"I once had a sparrow alight upon my shoulder for a moment... and I felt that I was more distinguished by that circumstance than I should have been by any epaulet I could have worn." -Thoreau

Sunday, August 26, 2012

Lessons from Computational Chemistry!

Hello, hello!

If anyone could explain to me how there is less than a week left of the long month of August, I would be most grateful.

I find myself back in my SoCal home... somewhat disoriented, excited, distraught, happy, lonely, scared, nostalgic... yearning at turns for comfiness&coziness and for excitement&adventure.
Mostly, I feel very unprepared about the unreal reality that, granted the benevolence of the Fates, I shall be leaving for Budapest in five days(!!).

The last two weeks or so since I last wrote were a little crazy, and quite wonderful.

Research ended nicely- and I shall attempt to provide an explanation of the exciting things I was doing! :]
Brace yourself, dear Reader. We are in for a trip!

So... Our simulations for LTA were failing quite miserably, and we believe the cause (or one major cause, anyway) to be the presence of a dipole in our unit cell structure (we'll talk more about dipoles later).

Backing up a bit. My work was with zeolites. Zeolites are pretty crystals, which means they have repetitive structural units-- aka unit cells. What this means is that you can tile a bunch of unit cells together to get a zeolite-- this not only contributes to the beauty of staring at atom-level pictures of zeolites (which I am fond of doing), but it also means that we can save ourselves time by exploiting the symmetry of the system. Look! A picture!
A unit cell is here boxed in red.

In order to run our simulations, we tile together something like 12 to 36 unit cells (pretending we actually have a 2D system, we can see 4 unit cells in the picture) because 1) we can't afford to try to model a super large system and 2) we can use tricks to make the system seem bigger than it actually is (to get more realistic results).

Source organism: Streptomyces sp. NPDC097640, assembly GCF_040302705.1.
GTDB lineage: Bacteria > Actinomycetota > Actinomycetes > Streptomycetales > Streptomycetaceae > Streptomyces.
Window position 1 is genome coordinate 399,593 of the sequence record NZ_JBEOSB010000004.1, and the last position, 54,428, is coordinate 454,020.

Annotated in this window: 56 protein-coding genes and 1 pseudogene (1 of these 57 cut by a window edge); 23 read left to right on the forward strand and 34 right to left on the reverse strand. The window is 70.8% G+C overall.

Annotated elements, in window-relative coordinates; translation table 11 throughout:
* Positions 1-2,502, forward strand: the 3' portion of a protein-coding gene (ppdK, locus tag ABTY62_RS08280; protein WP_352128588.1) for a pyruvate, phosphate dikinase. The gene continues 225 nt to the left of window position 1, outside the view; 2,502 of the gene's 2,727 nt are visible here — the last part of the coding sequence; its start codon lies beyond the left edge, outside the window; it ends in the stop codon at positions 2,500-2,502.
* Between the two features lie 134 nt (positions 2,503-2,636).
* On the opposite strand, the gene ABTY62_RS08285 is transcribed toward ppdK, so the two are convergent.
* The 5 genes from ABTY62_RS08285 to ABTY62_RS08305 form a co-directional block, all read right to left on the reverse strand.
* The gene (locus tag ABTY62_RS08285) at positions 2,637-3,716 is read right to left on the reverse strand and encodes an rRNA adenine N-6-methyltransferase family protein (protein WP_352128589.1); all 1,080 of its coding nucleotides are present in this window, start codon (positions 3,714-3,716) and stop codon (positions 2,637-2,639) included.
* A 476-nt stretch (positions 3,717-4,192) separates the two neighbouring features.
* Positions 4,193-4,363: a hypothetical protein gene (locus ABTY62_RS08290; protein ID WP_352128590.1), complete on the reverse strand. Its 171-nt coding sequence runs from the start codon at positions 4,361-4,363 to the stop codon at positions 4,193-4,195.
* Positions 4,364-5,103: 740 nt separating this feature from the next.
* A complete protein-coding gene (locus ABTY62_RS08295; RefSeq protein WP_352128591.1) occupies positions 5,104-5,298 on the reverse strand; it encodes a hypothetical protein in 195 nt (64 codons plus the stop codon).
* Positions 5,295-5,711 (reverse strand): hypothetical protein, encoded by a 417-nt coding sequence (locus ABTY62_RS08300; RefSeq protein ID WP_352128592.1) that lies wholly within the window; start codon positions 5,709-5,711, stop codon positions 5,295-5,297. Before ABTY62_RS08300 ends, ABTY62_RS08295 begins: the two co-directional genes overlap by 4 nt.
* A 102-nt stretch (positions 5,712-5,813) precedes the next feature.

[For those more mathematically inclined, refer to periodic boundary conditions (we’re mapping onto a torus!!)]

We have essentially two versions of the code that controls our simulations-- one which uses Ewald summation to deal with interactions between charges, and one which does not. For the purposes of this discussion, it doesn’t matter what Ewald does. I’m just using it to differentiate between two different ways of running the simulation. The important thing here is that the version of the code which uses Ewald (which is the version we were interested in) needs the coordinates of the unit cell to be such that the center is (0,0). The other important thing is that using Ewald requires that the unit cell not have a dipole.

For those of us who do not remember what a dipole is, dipoles emerge when you have an imbalance of charge. To use my professor's example from intro chem, think of elephants pulling on a rope tied to a tree. If you have two elephants pulling just as hard in exactly opposite directions, the tree will not fall over. If one is pulling harder than the other, or if they’re pulling in a way that the forces they are exerting on the tree don’t cancel out, the tree will fall over. So having a dipole รจ the tree falls over.
In this case, we don’t want the tree to fall over.

So we want a structure centered at zero. However, the crystal structure does not start off this way. Instead, it starts off such that the (0,0) point is at the lower left corner.

Original, Uncentered LTA Crystal Structure

Ewald thinks that this is not okay, and so there is a function in the Ewald code that “centers” the structure to make sure that the structure is the way that it likes it.
At least theoretically.